For more than a century, we’ve been automating restaurants: automats, conveyor-belt sushi, robot baristas. This fall, “robotic” gourmet burger brand Creator opened in San Francisco to walk-in customers. Its kitchen is a pair of glass-front machines that are plugged in in the restaurant’s dining room, where they prep and cook bespoke burgers for about $6 (U.S.) a pop. Funded by the likes of GV (formerly Google Ventures), over the course of nine years, the Creator team—engineers, roboticists, designers, and chefs hailing from organizations such as Tesla, NASA, and Chez Panisse—has created a technology that is only the means, not the end.
Each machine—actually 20 computers, 50 actuator mechanisms, and 350 sensors—makes unprecedentedly fresh food via a literally transparent production process. What you see is what you get: in the dining room, ingredients are displayed in the machines’ glass tubes or glass-fronted fridges, their colours becoming part of the interior design. Most ingredients are prepped and cooked only once an order has been placed. Even seasoning and grinding—with a vertical grinder that makes the meat more tender and tasty—take place mere seconds before grilling.
Admittedly, Creator eliminates the need for most kitchen staff, turns wait staff into “consultants”, and attempts to make burger joint jobs less menial and more interactive, social, creative, and educational—all of which may or may not prove controversial. By removing the kitchen, the machine could significantly reduce store footprint and rent—along with energy use and air pollution—allowing roughly 40 per cent of the restaurant’s budget (instead of the typical 30 per cent) to be spent on higher quality food: healthier, pasture-raised, hormone-free beef, boutique bakery brioche, even artisanal sodas that are part of flavour pairings suggested on the mix-and-match menu.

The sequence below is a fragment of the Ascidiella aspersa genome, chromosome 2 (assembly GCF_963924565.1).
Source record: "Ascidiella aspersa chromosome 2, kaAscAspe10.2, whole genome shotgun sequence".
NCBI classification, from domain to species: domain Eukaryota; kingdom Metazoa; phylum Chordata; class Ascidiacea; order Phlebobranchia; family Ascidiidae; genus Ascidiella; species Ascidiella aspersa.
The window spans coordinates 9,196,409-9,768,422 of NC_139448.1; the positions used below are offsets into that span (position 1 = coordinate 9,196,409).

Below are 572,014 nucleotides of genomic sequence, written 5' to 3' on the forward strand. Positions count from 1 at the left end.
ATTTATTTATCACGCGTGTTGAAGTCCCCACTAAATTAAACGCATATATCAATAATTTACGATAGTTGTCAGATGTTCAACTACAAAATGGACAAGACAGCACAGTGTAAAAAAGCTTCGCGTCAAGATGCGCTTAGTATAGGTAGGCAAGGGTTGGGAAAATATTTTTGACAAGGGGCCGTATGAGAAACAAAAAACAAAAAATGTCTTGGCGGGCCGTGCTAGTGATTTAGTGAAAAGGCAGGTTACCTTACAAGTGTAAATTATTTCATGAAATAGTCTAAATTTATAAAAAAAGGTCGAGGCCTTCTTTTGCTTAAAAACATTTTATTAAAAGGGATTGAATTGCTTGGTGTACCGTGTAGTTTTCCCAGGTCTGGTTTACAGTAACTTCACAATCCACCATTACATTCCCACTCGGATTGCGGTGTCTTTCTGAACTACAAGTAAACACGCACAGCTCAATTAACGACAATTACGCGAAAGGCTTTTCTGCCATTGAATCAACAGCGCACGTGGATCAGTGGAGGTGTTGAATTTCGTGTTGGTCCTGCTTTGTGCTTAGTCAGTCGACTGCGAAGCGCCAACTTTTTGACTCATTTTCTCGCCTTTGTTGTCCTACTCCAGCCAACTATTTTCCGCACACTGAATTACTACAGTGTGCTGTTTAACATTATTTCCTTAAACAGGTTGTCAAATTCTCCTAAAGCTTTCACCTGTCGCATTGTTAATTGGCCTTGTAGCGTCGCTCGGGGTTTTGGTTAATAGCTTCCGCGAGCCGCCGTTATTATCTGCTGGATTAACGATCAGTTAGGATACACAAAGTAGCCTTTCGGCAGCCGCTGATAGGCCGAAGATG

All of this makes Creator a hybrid of casual and farm-to-table fine dining that democratizes gourmet food. Machines are tools, and Creator may serve to remind us that it’s up to us how we use them. We didn’t stop reading with the advent of radio, radio wasn’t killed by TV, and the Internet is a tool that can be used to distribute them all. The question isn’t, “Will robots replace us?” It may be, “How would this affect the thousands of workers who could lose their jobs?” Answering that could require the greatest act of imagination, and innovation, of all.
Photos by Aubrie Pick.
Never miss a story. Sign up for NUVO’s weekly newsletter, here.